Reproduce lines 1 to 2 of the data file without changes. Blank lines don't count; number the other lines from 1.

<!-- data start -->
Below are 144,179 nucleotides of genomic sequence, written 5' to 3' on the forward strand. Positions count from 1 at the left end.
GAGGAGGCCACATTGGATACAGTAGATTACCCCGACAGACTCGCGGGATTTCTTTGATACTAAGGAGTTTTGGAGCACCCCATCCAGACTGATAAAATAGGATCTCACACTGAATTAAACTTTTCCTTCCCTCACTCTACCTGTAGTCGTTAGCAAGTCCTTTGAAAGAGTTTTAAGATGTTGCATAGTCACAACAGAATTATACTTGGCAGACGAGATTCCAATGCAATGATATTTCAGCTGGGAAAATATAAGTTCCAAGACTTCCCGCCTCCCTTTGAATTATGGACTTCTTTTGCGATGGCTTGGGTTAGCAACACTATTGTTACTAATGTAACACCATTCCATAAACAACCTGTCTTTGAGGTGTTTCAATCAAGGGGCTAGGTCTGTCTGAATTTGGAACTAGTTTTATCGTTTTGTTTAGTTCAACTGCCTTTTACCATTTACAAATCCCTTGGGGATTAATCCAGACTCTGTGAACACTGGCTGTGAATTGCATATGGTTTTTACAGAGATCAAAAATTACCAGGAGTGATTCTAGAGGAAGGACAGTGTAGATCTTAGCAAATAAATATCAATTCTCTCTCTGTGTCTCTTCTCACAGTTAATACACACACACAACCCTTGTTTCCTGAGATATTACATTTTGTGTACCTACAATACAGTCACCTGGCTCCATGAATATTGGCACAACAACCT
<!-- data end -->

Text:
Below are 144,179 nucleotides of genomic sequence, written 5' to 3' on the forward strand. Positions count from 1 at the left end.
GAGGAGGCCACATTGGATACAGTAGATTACCCCGACAGACTCGCGGGATTTCTTTGATACTAAGGAGTTTTGGAGCACCCCATCCAGACTGATAAAATAGGATCTCACACTGAATTAAACTTTTCCTTCCCTCACTCTACCTGTAGTCGTTAGCAAGTCCTTTGAAAGAGTTTTAAGATGTTGCATAGTCACAACAGAATTATACTTGGCAGACGAGATTCCAATGCAATGATATTTCAGCTGGGAAAATATAAGTTCCAAGACTTCCCGCCTCCCTTTGAATTATGGACTTCTTTTGCGATGGCTTGGGTTAGCAACACTATTGTTACTAATGTAACACCATTCCATAAACAACCTGTCTTTGAGGTGTTTCAATCAAGGGGCTAGGTCTGTCTGAATTTGGAACTAGTTTTATCGTTTTGTTTAGTTCAACTGCCTTTTACCATTTACAAATCCCTTGGGGATTAATCCAGACTCTGTGAACACTGGCTGTGAATTGCATATGGTTTTTACAGAGATCAAAAATTACCAGGAGTGATTCTAGAGGAAGGACAGTGTAGATCTTAGCAAATAAATATCAATTCTCTCTCTGTGTCTCTTCTCACAGTTAATACACACACACAACCCTTGTTTCCTGAGATATTACATTTTGTGTACCTACAATACAGTCACCTGGCTCCATGAATATTGGCACAACAACCT